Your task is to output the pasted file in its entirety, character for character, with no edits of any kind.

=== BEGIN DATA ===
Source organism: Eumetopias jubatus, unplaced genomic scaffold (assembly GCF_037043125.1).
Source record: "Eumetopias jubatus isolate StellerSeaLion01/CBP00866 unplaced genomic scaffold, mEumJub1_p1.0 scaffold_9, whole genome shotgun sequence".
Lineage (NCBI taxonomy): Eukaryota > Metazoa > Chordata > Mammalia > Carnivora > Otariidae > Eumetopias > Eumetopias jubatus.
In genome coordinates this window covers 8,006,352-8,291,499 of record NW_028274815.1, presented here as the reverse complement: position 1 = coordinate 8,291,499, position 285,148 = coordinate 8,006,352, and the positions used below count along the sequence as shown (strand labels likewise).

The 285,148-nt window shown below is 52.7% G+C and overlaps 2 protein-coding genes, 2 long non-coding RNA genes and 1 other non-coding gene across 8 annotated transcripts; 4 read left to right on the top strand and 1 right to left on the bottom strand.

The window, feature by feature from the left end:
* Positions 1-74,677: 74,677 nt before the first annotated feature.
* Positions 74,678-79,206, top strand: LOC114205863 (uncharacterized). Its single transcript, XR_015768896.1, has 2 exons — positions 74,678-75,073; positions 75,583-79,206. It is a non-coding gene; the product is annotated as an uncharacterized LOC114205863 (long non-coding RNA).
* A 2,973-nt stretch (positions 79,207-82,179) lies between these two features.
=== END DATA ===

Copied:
Source organism: Eumetopias jubatus, unplaced genomic scaffold (assembly GCF_037043125.1).
Source record: "Eumetopias jubatus isolate StellerSeaLion01/CBP00866 unplaced genomic scaffold, mEumJub1_p1.0 scaffold_9, whole genome shotgun sequence".
Lineage (NCBI taxonomy): Eukaryota > Metazoa > Chordata > Mammalia > Carnivora > Otariidae > Eumetopias > Eumetopias jubatus.
In genome coordinates this window covers 8,006,352-8,291,499 of record NW_028274815.1, presented here as the reverse complement: position 1 = coordinate 8,291,499, position 285,148 = coordinate 8,006,352, and the positions used below count along the sequence as shown (strand labels likewise).

The 285,148-nt window shown below is 52.7% G+C and overlaps 2 protein-coding genes, 2 long non-coding RNA genes and 1 other non-coding gene across 8 annotated transcripts; 4 read left to right on the top strand and 1 right to left on the bottom strand.

The window, feature by feature from the left end:
* Positions 1-74,677: 74,677 nt before the first annotated feature.
* Positions 74,678-79,206, top strand: LOC114205863 (uncharacterized). Its single transcript, XR_015768896.1, has 2 exons — positions 74,678-75,073; positions 75,583-79,206. It is a non-coding gene; the product is annotated as an uncharacterized LOC114205863 (long non-coding RNA).
* A 2,973-nt stretch (positions 79,207-82,179) lies between these two features.